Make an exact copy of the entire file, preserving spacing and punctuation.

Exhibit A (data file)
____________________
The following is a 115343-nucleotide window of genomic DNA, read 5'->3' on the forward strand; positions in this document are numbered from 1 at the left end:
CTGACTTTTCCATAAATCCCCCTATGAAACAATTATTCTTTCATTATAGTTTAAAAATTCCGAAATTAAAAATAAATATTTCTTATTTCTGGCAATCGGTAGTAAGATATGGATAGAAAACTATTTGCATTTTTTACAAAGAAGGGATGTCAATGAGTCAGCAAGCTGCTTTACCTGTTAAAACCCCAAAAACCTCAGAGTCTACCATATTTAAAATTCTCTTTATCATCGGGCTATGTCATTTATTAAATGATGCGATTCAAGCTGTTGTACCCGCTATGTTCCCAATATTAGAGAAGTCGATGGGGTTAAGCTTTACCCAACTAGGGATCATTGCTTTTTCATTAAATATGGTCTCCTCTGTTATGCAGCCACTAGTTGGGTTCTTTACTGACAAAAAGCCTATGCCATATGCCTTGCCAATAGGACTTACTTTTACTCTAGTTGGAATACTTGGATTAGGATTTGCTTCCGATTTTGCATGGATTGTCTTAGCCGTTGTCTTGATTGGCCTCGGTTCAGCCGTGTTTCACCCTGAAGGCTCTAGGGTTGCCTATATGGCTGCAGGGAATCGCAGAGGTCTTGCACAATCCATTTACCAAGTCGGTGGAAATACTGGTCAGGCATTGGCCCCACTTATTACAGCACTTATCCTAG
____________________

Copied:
The following is a 115343-nucleotide window of genomic DNA, read 5'->3' on the forward strand; positions in this document are numbered from 1 at the left end:
CTGACTTTTCCATAAATCCCCCTATGAAACAATTATTCTTTCATTATAGTTTAAAAATTCCGAAATTAAAAATAAATATTTCTTATTTCTGGCAATCGGTAGTAAGATATGGATAGAAAACTATTTGCATTTTTTACAAAGAAGGGATGTCAATGAGTCAGCAAGCTGCTTTACCTGTTAAAACCCCAAAAACCTCAGAGTCTACCATATTTAAAATTCTCTTTATCATCGGGCTATGTCATTTATTAAATGATGCGATTCAAGCTGTTGTACCCGCTATGTTCCCAATATTAGAGAAGTCGATGGGGTTAAGCTTTACCCAACTAGGGATCATTGCTTTTTCATTAAATATGGTCTCCTCTGTTATGCAGCCACTAGTTGGGTTCTTTACTGACAAAAAGCCTATGCCATATGCCTTGCCAATAGGACTTACTTTTACTCTAGTTGGAATACTTGGATTAGGATTTGCTTCCGATTTTGCATGGATTGTCTTAGCCGTTGTCTTGATTGGCCTCGGTTCAGCCGTGTTTCACCCTGAAGGCTCTAGGGTTGCCTATATGGCTGCAGGGAATCGCAGAGGTCTTGCACAATCCATTTACCAAGTCGGTGGAAATACTGGTCAGGCATTGGCCCCACTTATTACAGCACTTATCCTAG